This is part of a series in advance of the upcoming Maker Faire in New York City. You can view the whole Maker Faire series or look at the related Make Learning Happen, Museum-Education post, Science EdTech Tools, or Making in New York posts.
After attending the World Maker Faire in New York and the Make: Education Forum with my sons I came across some valuable tools to bring Makerspaces and project-based learning (PBL) into the classroom. Here are some of the resources we’ve used in the District 75 MAD Lab and some new ones I plan to bring.
Voices of Making
Dale Dougherty, the CEO & Founder of Maker Media, shared a lot of the excitement that should be inherent in any maker effort. He also allowed the events to remain open enough for people to find their own learning. That is one of the great benefits of learning through making is that it’s not heavy-handed direct instruction. It is instead the kind of learning through doing which is always more impactful. For more of what I gleaned you can look at the 15 Takeaways from the Make: Education.
In addition, here are some of what the voices of educational making shared.
RESEARCH – Kylie Pepler shared a great deal of research on the educational value of making which includes the improved communication, creativity, and critical thinking that comes from the construction of meaningful physical projects.
ARTISTIC CRAFTING – I have enjoyed watching and recreating the paper crafts of Jie Qi for several years, and I’ve modeled for students using her circuit sticker sketchbook. Now she is the head of Chibitronics, which provides paper electronics kits and example projects for educators. She also shared a printable Love to Code book to get young students started.
ELECTRONICS – Arduino is the most popular electronics board, but the learning curve can be a bit high. Other options include the BeagleBoard, an open-source Linux board, and the inexpensive and easy-to-use Micro:bit microcontroller. For younger students needing simpler connections, there are littleBits and SAM Labs.
SCHOOLS – The Urban Assembly Maker Academy and Quest 2 Learn are two schools in New York City that put project-based learning at the forefront of everything that they do. Students are engaged in quests to invent and discover both their learning and their personal identity. You can find other makerspace learning centers like Brains NYC or many of the other makerspaces available for young and less-young makers.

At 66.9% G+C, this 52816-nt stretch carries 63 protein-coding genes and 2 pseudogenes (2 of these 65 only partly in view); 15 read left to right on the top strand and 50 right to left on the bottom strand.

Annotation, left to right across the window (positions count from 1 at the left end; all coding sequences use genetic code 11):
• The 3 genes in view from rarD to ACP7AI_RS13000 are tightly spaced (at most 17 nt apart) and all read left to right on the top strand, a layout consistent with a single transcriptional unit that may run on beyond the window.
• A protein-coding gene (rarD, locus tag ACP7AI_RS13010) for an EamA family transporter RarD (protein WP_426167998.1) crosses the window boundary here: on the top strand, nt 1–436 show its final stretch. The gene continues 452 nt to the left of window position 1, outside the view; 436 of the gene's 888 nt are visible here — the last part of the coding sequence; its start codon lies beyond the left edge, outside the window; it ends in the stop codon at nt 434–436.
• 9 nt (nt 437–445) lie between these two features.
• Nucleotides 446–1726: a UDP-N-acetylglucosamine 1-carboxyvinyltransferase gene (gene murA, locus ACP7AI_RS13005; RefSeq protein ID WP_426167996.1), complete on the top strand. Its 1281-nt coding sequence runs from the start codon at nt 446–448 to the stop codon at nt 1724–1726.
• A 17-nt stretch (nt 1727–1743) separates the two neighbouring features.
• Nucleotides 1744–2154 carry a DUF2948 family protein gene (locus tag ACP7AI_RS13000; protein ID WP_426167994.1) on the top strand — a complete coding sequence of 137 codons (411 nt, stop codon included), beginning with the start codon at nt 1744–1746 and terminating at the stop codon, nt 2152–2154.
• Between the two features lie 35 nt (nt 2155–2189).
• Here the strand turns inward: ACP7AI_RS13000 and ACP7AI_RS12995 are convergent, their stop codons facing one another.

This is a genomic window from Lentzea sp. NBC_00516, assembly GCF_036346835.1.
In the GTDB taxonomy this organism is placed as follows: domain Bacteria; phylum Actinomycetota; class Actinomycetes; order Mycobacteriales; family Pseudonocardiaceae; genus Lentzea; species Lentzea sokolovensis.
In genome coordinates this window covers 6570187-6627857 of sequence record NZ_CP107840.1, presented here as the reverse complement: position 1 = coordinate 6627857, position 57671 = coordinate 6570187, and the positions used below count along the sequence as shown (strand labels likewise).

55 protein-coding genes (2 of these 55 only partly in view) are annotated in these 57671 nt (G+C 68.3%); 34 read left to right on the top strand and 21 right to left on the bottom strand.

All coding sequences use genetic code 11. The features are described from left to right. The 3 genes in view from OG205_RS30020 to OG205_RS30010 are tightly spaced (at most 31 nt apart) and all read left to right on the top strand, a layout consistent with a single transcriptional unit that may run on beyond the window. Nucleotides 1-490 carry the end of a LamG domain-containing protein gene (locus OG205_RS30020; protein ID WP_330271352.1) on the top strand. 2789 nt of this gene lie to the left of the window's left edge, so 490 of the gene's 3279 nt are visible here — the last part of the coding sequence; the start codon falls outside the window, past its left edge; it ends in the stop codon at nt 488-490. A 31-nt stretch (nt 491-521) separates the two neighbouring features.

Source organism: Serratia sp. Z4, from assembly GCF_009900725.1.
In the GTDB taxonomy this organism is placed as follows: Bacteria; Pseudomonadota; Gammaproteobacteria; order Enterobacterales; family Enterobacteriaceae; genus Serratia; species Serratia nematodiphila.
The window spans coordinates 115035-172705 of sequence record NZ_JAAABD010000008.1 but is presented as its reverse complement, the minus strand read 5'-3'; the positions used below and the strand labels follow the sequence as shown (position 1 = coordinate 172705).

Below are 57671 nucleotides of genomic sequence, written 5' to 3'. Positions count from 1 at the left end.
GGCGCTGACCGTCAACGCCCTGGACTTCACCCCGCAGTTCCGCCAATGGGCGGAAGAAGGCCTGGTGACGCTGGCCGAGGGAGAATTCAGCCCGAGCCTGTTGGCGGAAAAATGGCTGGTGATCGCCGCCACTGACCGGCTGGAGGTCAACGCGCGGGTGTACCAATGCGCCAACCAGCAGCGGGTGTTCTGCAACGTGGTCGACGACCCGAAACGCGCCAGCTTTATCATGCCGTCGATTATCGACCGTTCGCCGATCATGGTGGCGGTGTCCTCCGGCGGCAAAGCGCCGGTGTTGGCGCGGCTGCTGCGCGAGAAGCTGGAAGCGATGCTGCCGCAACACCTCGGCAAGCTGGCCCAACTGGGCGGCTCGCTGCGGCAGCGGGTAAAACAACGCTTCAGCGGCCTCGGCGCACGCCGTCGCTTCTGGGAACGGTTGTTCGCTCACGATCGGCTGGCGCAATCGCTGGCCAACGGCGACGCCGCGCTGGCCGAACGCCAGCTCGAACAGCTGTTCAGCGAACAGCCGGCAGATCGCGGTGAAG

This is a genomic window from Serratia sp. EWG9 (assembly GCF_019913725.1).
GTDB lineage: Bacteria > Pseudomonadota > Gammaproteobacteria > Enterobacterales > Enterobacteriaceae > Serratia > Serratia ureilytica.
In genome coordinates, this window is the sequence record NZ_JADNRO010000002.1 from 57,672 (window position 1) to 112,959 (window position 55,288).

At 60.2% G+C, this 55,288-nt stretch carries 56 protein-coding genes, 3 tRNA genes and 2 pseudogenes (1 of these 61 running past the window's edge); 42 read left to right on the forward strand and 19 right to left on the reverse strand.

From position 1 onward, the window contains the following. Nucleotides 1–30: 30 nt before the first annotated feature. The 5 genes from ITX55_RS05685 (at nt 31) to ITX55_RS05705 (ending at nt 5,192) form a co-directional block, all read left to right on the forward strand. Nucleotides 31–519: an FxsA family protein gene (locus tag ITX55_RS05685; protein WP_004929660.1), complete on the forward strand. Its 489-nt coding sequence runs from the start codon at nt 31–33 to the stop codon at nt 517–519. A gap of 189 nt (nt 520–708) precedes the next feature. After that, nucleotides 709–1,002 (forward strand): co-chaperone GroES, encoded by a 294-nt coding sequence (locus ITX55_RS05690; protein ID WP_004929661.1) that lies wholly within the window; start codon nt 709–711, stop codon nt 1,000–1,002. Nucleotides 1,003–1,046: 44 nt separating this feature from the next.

While open-ended problems should be the goal for a project-based learning classroom, it can still be connected to a more structured curriculum. In New York, we have the NYC Science Scope & Sequence and the STEM Framework that can provide a guide. Outside of the city, you can use any science or engineering curriculum like the FOSS Scope & Sequence to guide your efforts.
I personally like the curriculum guidance and resources provided by Discovery Education. In addition to all the content provided on the site, the Discovery Techbooks (digital textbooks) give detailed PBL lead-ins and lessons across the science curriculum. Each topic follows the 5E STEM instructional model.
- Engage through curious questioning and videos
- Explore with small projects
- Explain through in-depth observation
- Elaborate with a larger hands-on project
- Evaluate and assess student learning
You can also use the rubric created below to measure progress on student projects.
There are a number of places to find example projects from science pages to Pinterest, but here are a few curated resources to help you find the best options for students.
- Makerspaces.com – This is the go to maker education site.
- Makezine – This is the official magazine and resource for Maker Faire.
- Instructables Teachers – This includes a curated list of PBL resources that range from simple cardboard creations to complex electronics.
- Microsoft Hacking STEM – They have a series of lessons based around inexpensive classroom making.
- Nerdy Derby – Help students find a creative way to travel from point A to point B by creating track car racing.
- Rubber Band Race Car – Here is another way to examine transportation and propulsion through PBL.
- Thimble – This is really a subscription mail-order PBL service that is geared more towards home learning.
- Tekniko – They have packaged PBL kits to make it easy to get building.
- Squishy Circuits – Create electronic sculptures with conductive play-dough or learn to make your own.
- Pinbox 3000 – You can create functional cardboard pinball machines.
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